1 British Whippet Tank, sent to the Dept of Public Works, St. Johns 30 Dec 1920   unknown

34 German Machine Guns in storage.

28 German Granatenwerfer Trench Mortars in storage

1 German Light Trench Mortar on bed in storage

(One German 7.58-cm leMW is preserved at Carbonear)

10 German Light Trench Mortars on carriage in storage

7 German Heavy Trench Mortars on bed in storage

2 German Heavy Trench Mortars on carriage in storage

2 German Heavy Trench Mortars on Carriage in storage

(One German 24-cm Flügelminenwerfer is preserved at Greenspond)

There was also a German Zeppelin Frame, Engine and Gondola in storage

The War Trophies on display throughout Newfoundland may have come from a number of great parks set aside by the British for the assembly of captured enemy equipment.  They would most likely have been captured on the battlefields of France late in 1918, during the advances of the "Hundred Days Offensive" which the Royal Newfoundland Regiment took part in, and in which Thomas Ricketts  became the youngest soldier of the war to win the Victoria Cross.
Communities with a few enlistments may have received a German 7.62-mm machinegun (MG08 or MG08/15), or a light trench mortar (7.58-cm leMWs went to Bay Roberts and St. Georges for example).  Larger numbers of enlistments meant a bigger trophy was allocated, (heavy 17-cm mMW trench mortars went to Botwood and Catalina).  Stephenville, a larger community, currently has a 25-cm heavy trench mortar which may have been allocated to another community such as Harbor Grace.  The larger communities received field guns, such as the four 7.7-cm FK 96s that went to Bonavista, Grand Falls, Placentia and Trinity.  St Johns received the lion's share of big guns with two 10-cm K17 field guns and two 15-cm sFH howitzers (one of which was fairly recently buried in a landfill).  Clearly there was a great deal of respect for these trophies which often served as community war memorials, as nearly all the major guns appear to have survived.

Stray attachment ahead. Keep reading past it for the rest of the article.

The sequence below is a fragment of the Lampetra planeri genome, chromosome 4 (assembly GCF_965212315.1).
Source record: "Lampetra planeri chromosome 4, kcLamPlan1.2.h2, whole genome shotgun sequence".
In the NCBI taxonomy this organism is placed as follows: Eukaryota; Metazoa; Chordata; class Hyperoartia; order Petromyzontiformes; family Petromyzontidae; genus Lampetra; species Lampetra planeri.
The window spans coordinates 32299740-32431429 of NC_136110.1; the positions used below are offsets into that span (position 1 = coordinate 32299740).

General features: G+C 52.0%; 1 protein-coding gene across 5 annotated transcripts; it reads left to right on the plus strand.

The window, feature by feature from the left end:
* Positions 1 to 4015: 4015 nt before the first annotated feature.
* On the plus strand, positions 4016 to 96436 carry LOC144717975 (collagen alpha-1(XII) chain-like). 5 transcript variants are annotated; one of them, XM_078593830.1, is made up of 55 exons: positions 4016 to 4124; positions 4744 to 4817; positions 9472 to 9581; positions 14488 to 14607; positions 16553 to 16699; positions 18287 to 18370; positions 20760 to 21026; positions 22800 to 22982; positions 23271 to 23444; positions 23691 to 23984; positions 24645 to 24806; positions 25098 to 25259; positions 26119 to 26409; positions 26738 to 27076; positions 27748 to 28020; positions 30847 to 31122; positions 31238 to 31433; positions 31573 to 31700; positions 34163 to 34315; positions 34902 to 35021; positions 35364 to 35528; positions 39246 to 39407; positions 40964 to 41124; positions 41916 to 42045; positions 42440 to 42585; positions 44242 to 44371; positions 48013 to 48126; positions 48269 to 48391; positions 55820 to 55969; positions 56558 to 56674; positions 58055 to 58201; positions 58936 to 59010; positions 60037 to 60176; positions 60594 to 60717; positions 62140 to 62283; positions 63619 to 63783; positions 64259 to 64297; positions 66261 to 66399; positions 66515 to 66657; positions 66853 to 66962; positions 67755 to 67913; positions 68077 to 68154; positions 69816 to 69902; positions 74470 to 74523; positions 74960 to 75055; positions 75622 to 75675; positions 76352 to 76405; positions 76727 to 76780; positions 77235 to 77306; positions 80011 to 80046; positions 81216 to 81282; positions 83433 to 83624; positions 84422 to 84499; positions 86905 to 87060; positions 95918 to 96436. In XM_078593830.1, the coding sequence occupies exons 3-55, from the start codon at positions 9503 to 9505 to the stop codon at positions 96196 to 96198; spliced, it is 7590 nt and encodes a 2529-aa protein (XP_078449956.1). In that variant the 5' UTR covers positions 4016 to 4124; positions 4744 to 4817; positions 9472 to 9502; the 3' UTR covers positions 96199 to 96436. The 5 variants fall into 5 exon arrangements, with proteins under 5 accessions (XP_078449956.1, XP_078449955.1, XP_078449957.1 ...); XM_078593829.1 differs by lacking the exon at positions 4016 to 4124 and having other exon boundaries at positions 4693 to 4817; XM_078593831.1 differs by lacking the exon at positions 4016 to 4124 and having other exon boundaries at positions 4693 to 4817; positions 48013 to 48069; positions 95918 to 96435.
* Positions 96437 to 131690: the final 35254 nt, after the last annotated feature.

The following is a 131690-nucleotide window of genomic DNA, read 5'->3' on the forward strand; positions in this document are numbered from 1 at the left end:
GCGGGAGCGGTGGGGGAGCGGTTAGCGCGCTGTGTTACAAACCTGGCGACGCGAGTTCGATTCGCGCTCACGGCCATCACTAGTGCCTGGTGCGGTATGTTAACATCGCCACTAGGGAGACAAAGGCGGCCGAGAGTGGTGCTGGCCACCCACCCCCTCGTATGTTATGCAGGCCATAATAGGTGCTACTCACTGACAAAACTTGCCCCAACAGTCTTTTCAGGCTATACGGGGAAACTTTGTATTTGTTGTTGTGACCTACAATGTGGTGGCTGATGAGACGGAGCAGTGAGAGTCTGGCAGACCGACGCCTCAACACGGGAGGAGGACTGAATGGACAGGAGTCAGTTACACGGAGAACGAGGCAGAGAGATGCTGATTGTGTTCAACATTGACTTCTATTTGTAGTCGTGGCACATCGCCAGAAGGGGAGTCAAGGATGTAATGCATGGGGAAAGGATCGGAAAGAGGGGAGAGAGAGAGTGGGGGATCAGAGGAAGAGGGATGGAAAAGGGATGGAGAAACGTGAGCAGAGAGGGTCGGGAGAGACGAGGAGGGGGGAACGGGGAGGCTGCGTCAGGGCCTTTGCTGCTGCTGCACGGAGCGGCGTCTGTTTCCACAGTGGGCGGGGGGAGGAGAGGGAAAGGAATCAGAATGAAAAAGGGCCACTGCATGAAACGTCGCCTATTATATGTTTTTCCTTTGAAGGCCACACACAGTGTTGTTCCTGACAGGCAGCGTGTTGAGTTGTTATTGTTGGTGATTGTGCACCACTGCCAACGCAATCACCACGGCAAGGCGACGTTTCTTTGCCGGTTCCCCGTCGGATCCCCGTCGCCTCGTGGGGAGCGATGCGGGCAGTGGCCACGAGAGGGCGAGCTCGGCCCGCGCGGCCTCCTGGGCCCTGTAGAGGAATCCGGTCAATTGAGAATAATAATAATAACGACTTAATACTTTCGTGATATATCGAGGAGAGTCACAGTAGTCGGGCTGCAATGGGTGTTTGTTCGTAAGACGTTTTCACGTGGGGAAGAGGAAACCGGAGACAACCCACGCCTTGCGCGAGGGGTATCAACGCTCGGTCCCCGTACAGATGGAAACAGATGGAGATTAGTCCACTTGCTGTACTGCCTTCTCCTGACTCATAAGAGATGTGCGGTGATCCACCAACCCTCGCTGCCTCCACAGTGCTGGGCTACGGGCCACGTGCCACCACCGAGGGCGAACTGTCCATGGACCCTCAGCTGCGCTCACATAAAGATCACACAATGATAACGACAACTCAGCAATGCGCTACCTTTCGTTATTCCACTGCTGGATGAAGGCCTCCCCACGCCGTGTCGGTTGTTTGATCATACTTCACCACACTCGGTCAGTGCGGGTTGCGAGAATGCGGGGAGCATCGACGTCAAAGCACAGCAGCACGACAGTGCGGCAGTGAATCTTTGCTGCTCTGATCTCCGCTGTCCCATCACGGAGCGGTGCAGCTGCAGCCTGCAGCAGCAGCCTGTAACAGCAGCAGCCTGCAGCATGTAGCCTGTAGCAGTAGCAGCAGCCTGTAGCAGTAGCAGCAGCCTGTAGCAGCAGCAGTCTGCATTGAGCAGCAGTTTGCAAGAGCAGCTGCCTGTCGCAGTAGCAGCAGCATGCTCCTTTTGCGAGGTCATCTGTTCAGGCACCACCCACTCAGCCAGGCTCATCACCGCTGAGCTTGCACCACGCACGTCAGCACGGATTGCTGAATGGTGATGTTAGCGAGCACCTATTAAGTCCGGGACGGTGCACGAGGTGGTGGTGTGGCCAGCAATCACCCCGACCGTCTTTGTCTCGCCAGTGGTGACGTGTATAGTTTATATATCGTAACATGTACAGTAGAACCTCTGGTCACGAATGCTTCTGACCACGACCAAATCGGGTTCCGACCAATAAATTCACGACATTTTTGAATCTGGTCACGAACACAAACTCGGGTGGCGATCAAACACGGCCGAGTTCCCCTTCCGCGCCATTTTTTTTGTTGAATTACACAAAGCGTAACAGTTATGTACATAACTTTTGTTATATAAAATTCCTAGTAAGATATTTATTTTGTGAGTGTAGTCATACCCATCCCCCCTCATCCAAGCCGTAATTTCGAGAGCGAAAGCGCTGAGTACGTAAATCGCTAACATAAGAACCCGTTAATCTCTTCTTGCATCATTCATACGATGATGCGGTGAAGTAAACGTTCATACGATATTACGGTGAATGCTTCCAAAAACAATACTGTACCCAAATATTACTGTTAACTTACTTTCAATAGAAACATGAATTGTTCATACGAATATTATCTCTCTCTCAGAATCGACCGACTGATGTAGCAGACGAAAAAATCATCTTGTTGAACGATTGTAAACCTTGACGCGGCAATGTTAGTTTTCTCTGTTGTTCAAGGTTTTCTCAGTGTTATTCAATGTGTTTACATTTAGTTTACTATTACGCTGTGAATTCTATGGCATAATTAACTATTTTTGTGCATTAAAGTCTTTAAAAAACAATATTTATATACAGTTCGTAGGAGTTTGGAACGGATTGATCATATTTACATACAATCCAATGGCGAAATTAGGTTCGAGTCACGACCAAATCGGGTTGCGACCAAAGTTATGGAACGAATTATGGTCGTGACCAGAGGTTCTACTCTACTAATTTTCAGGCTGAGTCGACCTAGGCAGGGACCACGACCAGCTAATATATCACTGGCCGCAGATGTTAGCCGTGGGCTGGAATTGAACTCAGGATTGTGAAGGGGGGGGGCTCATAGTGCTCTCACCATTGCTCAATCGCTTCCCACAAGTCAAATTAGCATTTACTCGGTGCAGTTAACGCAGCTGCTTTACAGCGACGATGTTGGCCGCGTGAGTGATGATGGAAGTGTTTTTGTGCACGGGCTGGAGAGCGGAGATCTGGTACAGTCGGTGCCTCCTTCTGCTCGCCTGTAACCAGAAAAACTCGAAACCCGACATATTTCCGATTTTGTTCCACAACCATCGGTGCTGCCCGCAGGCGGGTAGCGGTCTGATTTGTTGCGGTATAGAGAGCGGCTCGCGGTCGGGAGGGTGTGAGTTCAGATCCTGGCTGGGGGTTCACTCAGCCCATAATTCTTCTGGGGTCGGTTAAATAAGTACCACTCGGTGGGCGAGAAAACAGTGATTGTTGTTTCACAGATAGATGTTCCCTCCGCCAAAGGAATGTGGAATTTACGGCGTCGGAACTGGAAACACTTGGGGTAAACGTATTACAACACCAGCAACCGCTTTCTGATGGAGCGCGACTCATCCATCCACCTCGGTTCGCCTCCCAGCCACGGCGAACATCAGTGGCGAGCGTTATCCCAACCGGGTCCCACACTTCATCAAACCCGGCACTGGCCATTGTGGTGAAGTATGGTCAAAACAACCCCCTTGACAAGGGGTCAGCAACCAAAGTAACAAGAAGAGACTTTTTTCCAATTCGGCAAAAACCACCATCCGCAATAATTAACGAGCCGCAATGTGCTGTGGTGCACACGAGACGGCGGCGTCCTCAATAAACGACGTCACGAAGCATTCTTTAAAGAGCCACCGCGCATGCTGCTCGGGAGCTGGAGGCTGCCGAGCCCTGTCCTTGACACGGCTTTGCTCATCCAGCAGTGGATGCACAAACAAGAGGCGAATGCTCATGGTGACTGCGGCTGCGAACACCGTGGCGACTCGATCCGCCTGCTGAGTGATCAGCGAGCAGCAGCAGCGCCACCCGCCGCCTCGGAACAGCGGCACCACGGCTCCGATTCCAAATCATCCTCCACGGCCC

Confirmation of the status of the guns not listed here would be most welcome. 

Newfoundland and Labrador

Argentia, Fort McAndrew

 (Photos courtesy of Tom OKeefe)

6-inch Gun Model M1903, (Serial No. 8), Gun Battery 282 Emplacement, Shielded Barbette (SBC) M1 No. 44, Erie, manufactured by Watervliet.  Located on Hill 195 on the south side of town.

(Photos courtesy of Tom OKeefe)

6-inch Gun Model M1903, (Serial No. 13), Gun Battery 282 Emplacement, Shielded Barbette (SBC) M1 No. 45, Erie, manufactured by Watervliet.

Batteries 281 and 282 were reinforced concrete, earth covered coastal batteries that were built in Fort McAndrew.  Their purpose was to provide protection of the Argentia Naval Air Station from enemy ship and U-boat attacks.  Although they were never used against an enemy vessel, they serve as a reminder of the fear that the Americans had that an attack on the Air Base was plausible.

Bay Bulls

 (Terry Honour Photos)

Cast Iron possible 9-pounder Smoothbore Muzzleloading Gun, weight unknown, no visible markings, broken right trunnion, No. 1 of 4 guns mounted upright on a concrete base as part of the front gate to the Roman Catholic Church.  A religious figure/statue with the head missing is set on top.